The comprehensive set of six WHO cannabis recommendations come with implicit or explicit requirements and some require a special majority for adoption. While Recommendation 5.1 (i.e. the exclusion of cannabis and cannabis resin from Schedule IV) was passed, the other recommendations were not supported by the Commission.
In addition to 5.1, the WHO proposed to :
5.2.1 Add Δ-9-THC (the compound in cannabis that makes you "high") to Schedule I and delete it from Schedule II.
5.4 Delete "cannabis extracts and tinctures" from Schedule I
5.5 And to add a footnote to Schedule I CBD preparations. The footnote was drafted ambiguously and recommended that CBD preparations with less than 0.2% THC would not be under international control, without specifying how the THC content should be measured.
These have all been rejected.
While the proposals were initially expected to be voted on during the March 2019 session of the CND, several nations asked for more time to review the endorsements and determine their positions. Finally, at the 63rd session of the UNCND, held from 2-4 December 2020, countries voted on the recommendations made by the WHO almost two years after the first suggestions were made.
It is important to remember that only cannabis and its derivatives that are used for medicinal purposes were voted on by the CND. Recreational marijuana, hemp and its derivatives, and CBD added to food, topicals and dietary supplements were not subject to CND’s vote. (Hemp and its derivatives are only considered controlled substances by the CND when they are used for medicinal or scientific purposes.)
Cannabis treatment programs have now been implemented by more than 50 nations. Uruguay and Canada have legalized it with Mexico and Luxembourg close to becoming the third and fourth countries do so. One of the issues posed to voters on the ballot paper during the recent federal elections in the US was the legalization of cannabis use. While 35 U.S. states allow the use of medicinal cannabis, 15 have now legalized recreational cannabis.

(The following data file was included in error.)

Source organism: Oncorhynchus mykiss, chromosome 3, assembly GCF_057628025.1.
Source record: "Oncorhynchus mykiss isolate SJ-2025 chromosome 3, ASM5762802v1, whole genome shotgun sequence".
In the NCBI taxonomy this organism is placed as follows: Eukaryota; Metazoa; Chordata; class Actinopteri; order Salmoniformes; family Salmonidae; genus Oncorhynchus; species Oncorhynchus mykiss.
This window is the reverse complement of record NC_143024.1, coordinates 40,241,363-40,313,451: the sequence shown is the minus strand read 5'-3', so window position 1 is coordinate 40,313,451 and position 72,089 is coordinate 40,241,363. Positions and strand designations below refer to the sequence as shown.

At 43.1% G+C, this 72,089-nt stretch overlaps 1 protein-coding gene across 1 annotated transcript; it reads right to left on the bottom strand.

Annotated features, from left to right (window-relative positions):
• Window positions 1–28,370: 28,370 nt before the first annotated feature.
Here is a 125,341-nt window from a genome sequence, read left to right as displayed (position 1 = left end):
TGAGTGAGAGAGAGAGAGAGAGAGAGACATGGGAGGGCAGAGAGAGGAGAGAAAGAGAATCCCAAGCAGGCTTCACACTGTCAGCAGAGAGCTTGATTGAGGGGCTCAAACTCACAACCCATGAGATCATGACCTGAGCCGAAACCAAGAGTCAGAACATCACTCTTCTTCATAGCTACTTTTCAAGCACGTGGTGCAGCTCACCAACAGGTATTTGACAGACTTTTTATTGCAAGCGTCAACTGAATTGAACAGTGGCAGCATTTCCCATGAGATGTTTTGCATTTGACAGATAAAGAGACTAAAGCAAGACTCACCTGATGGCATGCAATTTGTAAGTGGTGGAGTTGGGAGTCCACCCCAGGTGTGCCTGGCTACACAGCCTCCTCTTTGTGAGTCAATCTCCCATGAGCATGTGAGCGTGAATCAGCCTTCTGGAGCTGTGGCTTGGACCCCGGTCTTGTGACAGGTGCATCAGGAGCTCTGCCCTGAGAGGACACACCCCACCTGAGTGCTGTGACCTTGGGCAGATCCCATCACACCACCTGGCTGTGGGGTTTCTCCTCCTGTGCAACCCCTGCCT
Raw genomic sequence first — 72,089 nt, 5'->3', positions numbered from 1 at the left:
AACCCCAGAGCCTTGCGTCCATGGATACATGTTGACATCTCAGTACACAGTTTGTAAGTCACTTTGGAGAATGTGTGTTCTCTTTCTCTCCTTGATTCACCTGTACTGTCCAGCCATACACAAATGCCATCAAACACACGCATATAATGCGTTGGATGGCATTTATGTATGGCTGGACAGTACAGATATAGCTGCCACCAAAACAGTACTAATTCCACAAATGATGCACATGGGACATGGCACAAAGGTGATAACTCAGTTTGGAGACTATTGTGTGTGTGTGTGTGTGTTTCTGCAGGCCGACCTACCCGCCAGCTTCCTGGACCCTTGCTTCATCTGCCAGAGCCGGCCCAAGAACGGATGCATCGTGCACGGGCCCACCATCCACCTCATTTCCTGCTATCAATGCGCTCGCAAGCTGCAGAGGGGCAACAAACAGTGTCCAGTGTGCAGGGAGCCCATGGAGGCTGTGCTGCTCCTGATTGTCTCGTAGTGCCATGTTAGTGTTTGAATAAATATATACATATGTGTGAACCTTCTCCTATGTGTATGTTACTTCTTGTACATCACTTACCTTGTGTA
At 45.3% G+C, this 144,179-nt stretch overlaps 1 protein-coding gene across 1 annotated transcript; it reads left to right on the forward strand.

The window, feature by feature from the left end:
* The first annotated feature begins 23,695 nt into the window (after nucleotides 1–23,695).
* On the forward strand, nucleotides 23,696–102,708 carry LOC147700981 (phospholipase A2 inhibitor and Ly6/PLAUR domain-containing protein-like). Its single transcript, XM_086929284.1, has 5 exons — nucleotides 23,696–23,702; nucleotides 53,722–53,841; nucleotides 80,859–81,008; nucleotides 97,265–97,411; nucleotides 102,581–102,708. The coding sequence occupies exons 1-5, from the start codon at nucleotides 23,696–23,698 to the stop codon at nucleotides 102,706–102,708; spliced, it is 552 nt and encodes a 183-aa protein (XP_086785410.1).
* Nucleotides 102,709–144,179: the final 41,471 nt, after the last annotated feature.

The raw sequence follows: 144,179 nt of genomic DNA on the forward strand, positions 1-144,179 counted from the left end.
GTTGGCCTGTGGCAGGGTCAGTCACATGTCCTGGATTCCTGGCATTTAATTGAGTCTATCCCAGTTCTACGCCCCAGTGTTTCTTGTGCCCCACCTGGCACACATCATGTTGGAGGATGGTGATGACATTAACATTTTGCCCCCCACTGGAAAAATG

Given the change in global perception in recent years, the declassification of cannabis from a Schedule IV prescription is not shocking. It is in line with worldwide trends and growing study being carried out due to favourable laws.
What it means for India
The news comes in the wake of the Narcotics Control Bureau (NCB) making high-profile Bollywood arrests over possession of cannabis. Since the NCB began investigating suspected drug usage in the Indian film industry after the death of actor Sushant Singh Rajput in June this year, cannabis use has come to the fore in the news cycle in recent months. With the media frenzy, there has been a renewed debate on the legal status of cannabis, especially given its thousands of years of cultural and historical roots in India.
India has voted to eliminate cannabis from the list of most dangerous substances in favour of a deeply divided resolution in the UN Commission on National Drugs. India did not disclose the details of its vote, but according to some sources, the Indian position was that the medical use of marijuana was "promising". Recreational use of entertainment will continue to be strictly prohibited in India.
The development, experts claim, is likely to soften India's position on the possession or consumption of the plant drug that attract strict punishment under the present Narcotic Drugs and Psychotropic Substances (NDPS) Act. But the vote will have no direct impact on drug laws in India.